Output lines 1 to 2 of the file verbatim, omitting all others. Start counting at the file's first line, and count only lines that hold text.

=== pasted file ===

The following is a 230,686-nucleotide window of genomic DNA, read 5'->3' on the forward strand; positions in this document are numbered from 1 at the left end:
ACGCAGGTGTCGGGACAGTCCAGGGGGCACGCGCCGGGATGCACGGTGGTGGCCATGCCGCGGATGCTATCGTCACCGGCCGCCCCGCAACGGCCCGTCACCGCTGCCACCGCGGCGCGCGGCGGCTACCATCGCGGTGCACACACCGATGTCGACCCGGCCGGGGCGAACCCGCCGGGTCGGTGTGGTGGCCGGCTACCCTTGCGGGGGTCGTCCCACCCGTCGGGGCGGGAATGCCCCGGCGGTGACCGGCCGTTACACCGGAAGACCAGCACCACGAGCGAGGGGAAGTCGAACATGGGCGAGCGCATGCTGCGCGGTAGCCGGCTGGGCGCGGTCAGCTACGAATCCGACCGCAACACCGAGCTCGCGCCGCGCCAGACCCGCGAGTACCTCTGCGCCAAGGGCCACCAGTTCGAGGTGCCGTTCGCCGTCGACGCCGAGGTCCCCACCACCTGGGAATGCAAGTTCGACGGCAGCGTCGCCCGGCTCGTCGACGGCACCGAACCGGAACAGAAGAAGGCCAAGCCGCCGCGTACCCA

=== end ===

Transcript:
The following is a 230,686-nucleotide window of genomic DNA, read 5'->3' on the forward strand; positions in this document are numbered from 1 at the left end:
ACGCAGGTGTCGGGACAGTCCAGGGGGCACGCGCCGGGATGCACGGTGGTGGCCATGCCGCGGATGCTATCGTCACCGGCCGCCCCGCAACGGCCCGTCACCGCTGCCACCGCGGCGCGCGGCGGCTACCATCGCGGTGCACACACCGATGTCGACCCGGCCGGGGCGAACCCGCCGGGTCGGTGTGGTGGCCGGCTACCCTTGCGGGGGTCGTCCCACCCGTCGGGGCGGGAATGCCCCGGCGGTGACCGGCCGTTACACCGGAAGACCAGCACCACGAGCGAGGGGAAGTCGAACATGGGCGAGCGCATGCTGCGCGGTAGCCGGCTGGGCGCGGTCAGCTACGAATCCGACCGCAACACCGAGCTCGCGCCGCGCCAGACCCGCGAGTACCTCTGCGCCAAGGGCCACCAGTTCGAGGTGCCGTTCGCCGTCGACGCCGAGGTCCCCACCACCTGGGAATGCAAGTTCGACGGCAGCGTCGCCCGGCTCGTCGACGGCACCGAACCGGAACAGAAGAAGGCCAAGCCGCCGCGTACCCA